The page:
"Last year we introduced this as the 'heart cry' for our work together as churches," Nate Adams, the association's executive director said. "Illinois is our mission field. Yes, the Illinois Baptist State Association is who we are, but 'Mission Illinois' describes what we must do!"
For two days at the Springfield Hilton, 455 registered messengers and 41 visitors heard reports focused on the business side of cooperation, and celebrated how God is drawing people to Himself through the planting of new churches across the state.
Messengers gathered just blocks away from where, one week earlier, Illinois lawmakers voted to legalize same-sex marriage. The challenge of being the church in the current culture was a topic for speakers at the Pastors' Conference and the annual meeting, and the subject of a resolution unanimously adopted by messengers.
"The value system is shifting so we look like the bad guys, the outlaws, the bigots. We haven't changed, the world keeps getting darker and darker," said Gary Frost, the North American Mission Board's vice president for the Midwest, during the Nov. 13-14 meeting. Frost challenged Illinois churches toward boldness, and clarity in presenting the Gospel.
"If I'm going to have surgery," he said, referring to Jesus' life-changing message, "please don't use a butter knife. Use a scalpel."
Pat Pajak, the association's associate executive director of church strengthening, presented the first of three theme interpretations during the annual meeting.
"What connects such a diverse group, a unique group of people? What brings us together?" he asked. "The first thing that connects Illinois Baptists together is our unified belief in Jesus Christ and Christ alone."
The state association welcomed 12 newly affiliating churches into fellowship. The association's Credentials Committee also recommended the association disaffiliate with 22 churches that have been non-cooperating for about ten years.
In his report, Adams told messengers that leader development is an essential part of the association's work, and an opportunity previously thought closed may still be possible. The Illinois Baptist State Association(IBSA) Board has authorized the study of development of a leadership center. A 30-acre site including a 9,000-square-foot house and a three-acre pond and gardens, located about one mile from the IBSA building in Springfield, remains on the market at a reduced price.
"The IBSA board and I are diligently asking the Lord if He has been preparing this place for spiritual renewal for IBSA pastors and leaders," Adams said. He shared the story of a respected mentor who opened a bed and breakfast as a way to bless the people who came to stay. The personal renewal made possible in that type of setting is what Adams said he hopes to see happen for IBSA pastors and leaders. Adams invited input from attenders at a table in the exhibit hall. The board is expected to make a decision early next year.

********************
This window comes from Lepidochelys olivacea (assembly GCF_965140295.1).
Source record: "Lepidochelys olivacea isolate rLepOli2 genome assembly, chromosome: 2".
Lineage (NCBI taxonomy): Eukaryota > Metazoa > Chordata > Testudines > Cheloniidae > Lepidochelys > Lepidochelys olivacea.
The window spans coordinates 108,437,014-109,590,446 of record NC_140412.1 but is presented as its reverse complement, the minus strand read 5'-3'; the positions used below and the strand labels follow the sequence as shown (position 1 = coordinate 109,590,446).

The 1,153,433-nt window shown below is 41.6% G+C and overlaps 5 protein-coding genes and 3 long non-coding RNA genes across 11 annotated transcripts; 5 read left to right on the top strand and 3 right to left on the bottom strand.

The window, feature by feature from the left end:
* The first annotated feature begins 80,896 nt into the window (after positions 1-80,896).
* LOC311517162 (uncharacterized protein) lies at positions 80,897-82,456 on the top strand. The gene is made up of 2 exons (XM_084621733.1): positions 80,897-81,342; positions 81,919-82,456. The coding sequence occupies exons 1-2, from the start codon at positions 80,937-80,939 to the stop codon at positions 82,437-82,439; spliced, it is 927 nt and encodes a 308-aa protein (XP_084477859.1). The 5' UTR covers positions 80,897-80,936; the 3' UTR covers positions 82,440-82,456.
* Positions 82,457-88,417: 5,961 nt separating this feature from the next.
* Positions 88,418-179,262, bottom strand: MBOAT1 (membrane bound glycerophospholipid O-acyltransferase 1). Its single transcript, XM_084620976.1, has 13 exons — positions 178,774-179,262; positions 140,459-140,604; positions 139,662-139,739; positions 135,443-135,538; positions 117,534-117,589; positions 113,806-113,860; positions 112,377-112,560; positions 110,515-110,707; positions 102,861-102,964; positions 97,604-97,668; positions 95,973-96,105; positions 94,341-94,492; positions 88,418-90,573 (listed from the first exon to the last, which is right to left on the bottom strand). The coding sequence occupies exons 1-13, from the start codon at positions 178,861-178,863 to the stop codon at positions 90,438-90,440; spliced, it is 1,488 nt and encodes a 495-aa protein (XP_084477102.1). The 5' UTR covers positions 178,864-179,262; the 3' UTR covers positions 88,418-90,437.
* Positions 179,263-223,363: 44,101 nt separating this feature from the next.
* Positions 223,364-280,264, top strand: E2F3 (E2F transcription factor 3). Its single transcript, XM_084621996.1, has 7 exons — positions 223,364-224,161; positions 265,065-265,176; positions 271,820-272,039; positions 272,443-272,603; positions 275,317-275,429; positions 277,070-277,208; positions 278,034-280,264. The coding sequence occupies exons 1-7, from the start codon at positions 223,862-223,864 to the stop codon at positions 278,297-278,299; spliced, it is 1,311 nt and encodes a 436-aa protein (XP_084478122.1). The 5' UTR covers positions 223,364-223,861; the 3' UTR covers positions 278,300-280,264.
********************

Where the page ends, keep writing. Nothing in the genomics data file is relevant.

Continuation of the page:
IBSA's Resolutions and Christian Life Committee brought five resolutions to messengers. Each of them were affirmed without discussion. The highest profile issue tackled by the committee: the definition of marriage.
"The Resolution on the Preservation of Biblical Marriage and Affirmation of Religious Liberty of Illinois Churches and Faith-Based Organizations" calls for the protection of religious conviction amid the changing cultural climate.
"Messengers call on all courts, legislators, and elected officials to affirm the religious liberty of local congregations and faith-based organizations to operate in accordance with their theological principles," according to the resolution, making specific reference to the performance of marriage ceremonies and wedding-related celebrations.
The resolution urges Illinois Baptist churches to examine their constitutions and bylaws, and to adopt statements specifically defining their theological stance on marriage.
In other resolutions, messengers condemned human exploitation, opposed gaming expansion in Illinois, and celebrated the 125th anniversary of Woman's Missionary Union. They also unanimously approved a resolution on "repentance and evangelism" that declared many members of IBSA churches "have been disobedient to the Lord Jesus Christ and sinned by failing in their responsibility" to share the Gospel. It called on them to repent and to make evangelism "a primary focus and purpose of their lives on earth."
Wednesday evening's worship service focused on church planting and cooperation.
"The greatest need we have in establishing new churches in these vast population centers is not planning, or expertise, or even funding," Adams noted in his report. "We simply don't have enough church planters or team members willing to join them."